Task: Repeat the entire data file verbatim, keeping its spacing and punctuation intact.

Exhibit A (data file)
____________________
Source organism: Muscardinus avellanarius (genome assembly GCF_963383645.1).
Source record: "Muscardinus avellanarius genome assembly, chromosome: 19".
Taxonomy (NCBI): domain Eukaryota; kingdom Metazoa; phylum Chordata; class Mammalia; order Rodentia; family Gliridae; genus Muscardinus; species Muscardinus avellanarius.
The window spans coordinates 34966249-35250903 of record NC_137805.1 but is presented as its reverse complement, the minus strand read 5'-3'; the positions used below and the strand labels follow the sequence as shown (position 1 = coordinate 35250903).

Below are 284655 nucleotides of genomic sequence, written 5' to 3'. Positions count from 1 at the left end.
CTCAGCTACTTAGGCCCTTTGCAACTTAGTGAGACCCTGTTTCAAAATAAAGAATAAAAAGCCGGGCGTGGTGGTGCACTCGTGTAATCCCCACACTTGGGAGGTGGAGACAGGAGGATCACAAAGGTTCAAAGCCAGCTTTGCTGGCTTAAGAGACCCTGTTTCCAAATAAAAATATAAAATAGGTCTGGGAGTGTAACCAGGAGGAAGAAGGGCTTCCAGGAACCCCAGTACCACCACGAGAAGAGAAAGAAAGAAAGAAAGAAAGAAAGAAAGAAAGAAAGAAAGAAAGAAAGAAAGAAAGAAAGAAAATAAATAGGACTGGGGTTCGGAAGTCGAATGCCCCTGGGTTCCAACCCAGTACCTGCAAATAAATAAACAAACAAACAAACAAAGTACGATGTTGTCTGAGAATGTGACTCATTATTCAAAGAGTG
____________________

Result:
Source organism: Muscardinus avellanarius (genome assembly GCF_963383645.1).
Source record: "Muscardinus avellanarius genome assembly, chromosome: 19".
Taxonomy (NCBI): domain Eukaryota; kingdom Metazoa; phylum Chordata; class Mammalia; order Rodentia; family Gliridae; genus Muscardinus; species Muscardinus avellanarius.
The window spans coordinates 34966249-35250903 of record NC_137805.1 but is presented as its reverse complement, the minus strand read 5'-3'; the positions used below and the strand labels follow the sequence as shown (position 1 = coordinate 35250903).

Below are 284655 nucleotides of genomic sequence, written 5' to 3'. Positions count from 1 at the left end.
CTCAGCTACTTAGGCCCTTTGCAACTTAGTGAGACCCTGTTTCAAAATAAAGAATAAAAAGCCGGGCGTGGTGGTGCACTCGTGTAATCCCCACACTTGGGAGGTGGAGACAGGAGGATCACAAAGGTTCAAAGCCAGCTTTGCTGGCTTAAGAGACCCTGTTTCCAAATAAAAATATAAAATAGGTCTGGGAGTGTAACCAGGAGGAAGAAGGGCTTCCAGGAACCCCAGTACCACCACGAGAAGAGAAAGAAAGAAAGAAAGAAAGAAAGAAAGAAAGAAAGAAAGAAAGAAAGAAAGAAAGAAAGAAAATAAATAGGACTGGGGTTCGGAAGTCGAATGCCCCTGGGTTCCAACCCAGTACCTGCAAATAAATAAACAAACAAACAAACAAAGTACGATGTTGTCTGAGAATGTGACTCATTATTCAAAGAGTG